Videos posted to social media show Chinese Communist Party (CCP) forces violently crack down on protests against Chinese President Xi Jinping‘s COVID-19 lockdowns.
Massive protests erupted across China in recent days following an apartment fire in Urumqi, the capital of the northwestern Xinjiang region, that resulted in the deaths of 10 people. Protesters are demanding Xi’s resignation in a rare rebuke against his leadership, just weeks after he secured a historic third term.
The apartment fire triggered the protests after video posted to Chinese social media showing rescue efforts led some people to believe Xi’s restrictive COVID-19 rules slowed the evacuation, resulting in unnecessary deaths.
Chinese authorities, however, maintained people inside the high-rise were able to go downstairs and escape the building, but their defense has done little to quell discontent among citizens, who still believe the zero-COVID policy prevented residents from fleeing the blaze.
China implemented the policy to prevent widespread infection within its borders. Nearly three years after the first COVID-19 case was discovered in Wuhan, the CCP says its restrictions prevented a global economic downturn and millions of virus-fueled deaths.
Chinese protesters, however, are illustrating the growing discontent with the rules despite recent clashes with CCP police. Videos emerged on social media on Sunday showing authorities crack down on protesters, with scenes at times turning violent.
“Peaceful Anti Chinese Communist Party Government protests in Shanghai for the second day in a row,” tweeted @_Inty_, a Twitter account that frequently tweets about Chinese current affairs. “The CCP began to violently crackdown the Chinese protesters.”
Peaceful Anti Chinese Communist Party Government protests in Shanghai for the second day in a row. The CCP began to violently crackdown the Chinese protesters.
people demands democracy,freedom,rule of law. pic.twitter.com/n4uDGt0A4y
— Inty (@__Inty__) November 27, 2022
NPR journalist Rob Schmitz tweeted a video showing police clearing protesters from the streets of Shanghai.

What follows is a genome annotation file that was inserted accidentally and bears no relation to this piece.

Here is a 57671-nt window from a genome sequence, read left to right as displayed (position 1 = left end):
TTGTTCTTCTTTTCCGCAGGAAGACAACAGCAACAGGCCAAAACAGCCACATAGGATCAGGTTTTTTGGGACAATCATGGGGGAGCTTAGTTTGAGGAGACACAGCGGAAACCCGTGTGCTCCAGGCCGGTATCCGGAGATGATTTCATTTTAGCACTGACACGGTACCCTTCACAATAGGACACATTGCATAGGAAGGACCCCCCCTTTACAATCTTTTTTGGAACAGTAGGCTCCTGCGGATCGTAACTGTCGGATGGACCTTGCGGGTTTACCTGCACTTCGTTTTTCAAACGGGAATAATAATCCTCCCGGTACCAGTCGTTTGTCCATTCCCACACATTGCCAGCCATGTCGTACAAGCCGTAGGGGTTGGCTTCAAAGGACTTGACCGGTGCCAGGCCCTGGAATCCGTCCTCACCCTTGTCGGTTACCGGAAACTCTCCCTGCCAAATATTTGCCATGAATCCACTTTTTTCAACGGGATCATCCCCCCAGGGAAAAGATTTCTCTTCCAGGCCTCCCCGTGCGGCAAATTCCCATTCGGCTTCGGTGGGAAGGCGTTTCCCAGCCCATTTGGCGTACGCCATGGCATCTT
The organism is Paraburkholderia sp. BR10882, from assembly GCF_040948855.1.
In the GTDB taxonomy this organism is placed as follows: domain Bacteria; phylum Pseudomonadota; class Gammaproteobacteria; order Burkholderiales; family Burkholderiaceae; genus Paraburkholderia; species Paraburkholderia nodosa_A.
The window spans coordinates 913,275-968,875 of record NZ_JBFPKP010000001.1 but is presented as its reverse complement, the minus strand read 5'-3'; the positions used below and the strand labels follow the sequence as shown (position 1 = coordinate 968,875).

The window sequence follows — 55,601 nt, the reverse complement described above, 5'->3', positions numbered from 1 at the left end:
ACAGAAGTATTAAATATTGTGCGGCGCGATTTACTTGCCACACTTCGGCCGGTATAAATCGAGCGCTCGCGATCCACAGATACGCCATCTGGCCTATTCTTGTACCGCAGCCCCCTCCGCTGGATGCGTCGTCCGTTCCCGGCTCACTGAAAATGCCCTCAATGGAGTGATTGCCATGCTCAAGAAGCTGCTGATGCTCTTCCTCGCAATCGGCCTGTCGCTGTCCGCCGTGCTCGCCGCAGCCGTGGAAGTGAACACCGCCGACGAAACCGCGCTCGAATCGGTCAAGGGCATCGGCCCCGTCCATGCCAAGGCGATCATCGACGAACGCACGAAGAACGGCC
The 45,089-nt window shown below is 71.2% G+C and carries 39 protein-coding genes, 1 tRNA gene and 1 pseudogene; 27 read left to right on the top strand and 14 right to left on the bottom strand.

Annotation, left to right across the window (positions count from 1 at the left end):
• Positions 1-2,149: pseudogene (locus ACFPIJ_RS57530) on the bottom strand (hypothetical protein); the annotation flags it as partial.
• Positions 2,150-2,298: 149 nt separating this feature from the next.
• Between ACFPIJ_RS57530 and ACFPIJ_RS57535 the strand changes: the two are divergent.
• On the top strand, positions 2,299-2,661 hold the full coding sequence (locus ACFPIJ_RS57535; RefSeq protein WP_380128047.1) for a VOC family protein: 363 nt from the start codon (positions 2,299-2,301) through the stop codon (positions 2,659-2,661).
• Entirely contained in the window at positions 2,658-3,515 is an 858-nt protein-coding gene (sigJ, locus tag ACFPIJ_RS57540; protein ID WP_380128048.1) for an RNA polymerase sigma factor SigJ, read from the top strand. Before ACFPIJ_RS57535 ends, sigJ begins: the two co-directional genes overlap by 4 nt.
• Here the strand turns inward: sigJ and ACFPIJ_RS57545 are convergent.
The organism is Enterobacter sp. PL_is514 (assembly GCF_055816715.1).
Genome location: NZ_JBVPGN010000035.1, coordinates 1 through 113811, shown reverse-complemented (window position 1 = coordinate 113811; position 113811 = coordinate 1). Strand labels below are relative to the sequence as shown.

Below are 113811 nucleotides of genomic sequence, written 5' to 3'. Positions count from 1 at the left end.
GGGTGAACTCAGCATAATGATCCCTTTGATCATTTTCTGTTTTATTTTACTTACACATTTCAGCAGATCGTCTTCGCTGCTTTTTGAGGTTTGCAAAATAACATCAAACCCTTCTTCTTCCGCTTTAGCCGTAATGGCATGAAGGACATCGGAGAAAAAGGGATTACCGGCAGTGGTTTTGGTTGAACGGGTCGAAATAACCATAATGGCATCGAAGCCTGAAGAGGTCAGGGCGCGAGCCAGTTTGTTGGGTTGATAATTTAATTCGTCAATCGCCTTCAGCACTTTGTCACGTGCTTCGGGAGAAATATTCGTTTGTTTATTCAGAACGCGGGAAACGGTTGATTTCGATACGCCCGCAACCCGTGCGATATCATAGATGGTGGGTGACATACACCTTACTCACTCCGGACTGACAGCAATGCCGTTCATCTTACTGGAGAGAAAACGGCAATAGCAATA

“It’ll be interesting to see how the Chinese government responds in the coming days to crowds of Chinese calling for Xi Jinping and the CCP to step down,” he tweeted.
Another video sent by a friend on corner of 安福路/乌鲁木齐中路 in Shanghai of police clearing the street of protesters. It’ll be interesting to see how the Chinese government responds in the coming days to crowds of Chinese calling for Xi Jinping and the CCP to step down. pic.twitter.com/29XMbYIA8u
— Rob Schmitz (@rob_schmitz) November 27, 2022
Shows of political defiance are rare in China. Although authorities say they allow free expression, human rights experts have long raised concerns that the CCP stifles dissent among its citizens.
Human Rights Watch researcher Yaqiu Wang tweeted Saturday that the protests are “painful to watch, knowing what is going to happen to those who chanted and knowing the level of control the CCP has over the Chinese society.”
It’s painful to watch, knowing what is going to happen to those who chanted and knowing the level of control the CCP has over the Chinese society, but right now, I just want to say: young people in China, the country is yours. I love you and support you! 年轻人，中国是你们的！ https://t.co/27gYpOokTS
— Yaqiu Wang 王亚秋 (@Yaqiu) November 26, 2022
Wang’s tweet was in response to a video that showed protesters chant, “Down with the party! Down with Xi Jinping!” Other videos posted to Twitter depicted the protesters shouting “End the lockdown.”
Xi Under Pressure
Before the protests began, Xi was already facing some political strife after thousands of employees resigned from Foxconn’s flagship factory in central China where iPhones are produced.
Workers clashed with riot police, who were wearing hazmat suits, over living conditions inside a strict COVID-19 bubble. Videos showed hundreds of workers storm out of their dormitory building where they were met with a police response.
The protests are the most direct challenge yet to the zero-COVID policy. China has maintained that it has had few infections—and fewer deaths—in the past two years. However, the protests also come as cases are rising throughout the country. From October 26 to November 26, cases increased more than 490 percent, according to Johns Hopkins University data.
Xi also continues facing a strained relationship with other global super powers. He has become perhaps Russian President Vladimir Putin‘s most powerful global ally amid the otherwise-condemned invasion of Ukraine, and tensions with Taiwan have strained in recent months as island leaders rebuke Chinese leadership.
Newsweek reached out to the Chinese government for comment.
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